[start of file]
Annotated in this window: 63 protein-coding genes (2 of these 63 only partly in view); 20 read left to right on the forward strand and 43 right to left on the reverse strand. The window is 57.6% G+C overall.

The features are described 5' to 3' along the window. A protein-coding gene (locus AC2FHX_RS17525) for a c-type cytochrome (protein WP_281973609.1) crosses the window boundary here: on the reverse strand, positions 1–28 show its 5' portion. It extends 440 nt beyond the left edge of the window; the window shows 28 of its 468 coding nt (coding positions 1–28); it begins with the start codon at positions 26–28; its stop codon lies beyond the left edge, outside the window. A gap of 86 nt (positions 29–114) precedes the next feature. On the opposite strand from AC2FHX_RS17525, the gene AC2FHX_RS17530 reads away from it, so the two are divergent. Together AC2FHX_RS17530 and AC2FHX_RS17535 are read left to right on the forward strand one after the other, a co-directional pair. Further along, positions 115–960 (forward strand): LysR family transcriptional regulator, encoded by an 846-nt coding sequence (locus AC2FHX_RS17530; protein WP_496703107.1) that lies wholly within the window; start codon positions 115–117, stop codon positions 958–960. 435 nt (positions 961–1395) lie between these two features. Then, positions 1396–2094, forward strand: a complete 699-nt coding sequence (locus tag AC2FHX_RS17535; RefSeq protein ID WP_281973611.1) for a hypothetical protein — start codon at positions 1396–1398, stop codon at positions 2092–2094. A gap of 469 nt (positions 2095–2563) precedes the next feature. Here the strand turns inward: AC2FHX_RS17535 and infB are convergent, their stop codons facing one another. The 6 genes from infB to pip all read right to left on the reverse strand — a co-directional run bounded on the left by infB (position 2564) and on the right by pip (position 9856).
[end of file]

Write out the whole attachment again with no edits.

Annotated in this window: 63 protein-coding genes (2 of these 63 only partly in view); 20 read left to right on the forward strand and 43 right to left on the reverse strand. The window is 57.6% G+C overall.

The features are described 5' to 3' along the window. A protein-coding gene (locus AC2FHX_RS17525) for a c-type cytochrome (protein WP_281973609.1) crosses the window boundary here: on the reverse strand, positions 1–28 show its 5' portion. It extends 440 nt beyond the left edge of the window; the window shows 28 of its 468 coding nt (coding positions 1–28); it begins with the start codon at positions 26–28; its stop codon lies beyond the left edge, outside the window. A gap of 86 nt (positions 29–114) precedes the next feature. On the opposite strand from AC2FHX_RS17525, the gene AC2FHX_RS17530 reads away from it, so the two are divergent. Together AC2FHX_RS17530 and AC2FHX_RS17535 are read left to right on the forward strand one after the other, a co-directional pair. Further along, positions 115–960 (forward strand): LysR family transcriptional regulator, encoded by an 846-nt coding sequence (locus AC2FHX_RS17530; protein WP_496703107.1) that lies wholly within the window; start codon positions 115–117, stop codon positions 958–960. 435 nt (positions 961–1395) lie between these two features. Then, positions 1396–2094, forward strand: a complete 699-nt coding sequence (locus tag AC2FHX_RS17535; RefSeq protein ID WP_281973611.1) for a hypothetical protein — start codon at positions 1396–1398, stop codon at positions 2092–2094. A gap of 469 nt (positions 2095–2563) precedes the next feature. Here the strand turns inward: AC2FHX_RS17535 and infB are convergent, their stop codons facing one another. The 6 genes from infB to pip all read right to left on the reverse strand — a co-directional run bounded on the left by infB (position 2564) and on the right by pip (position 9856).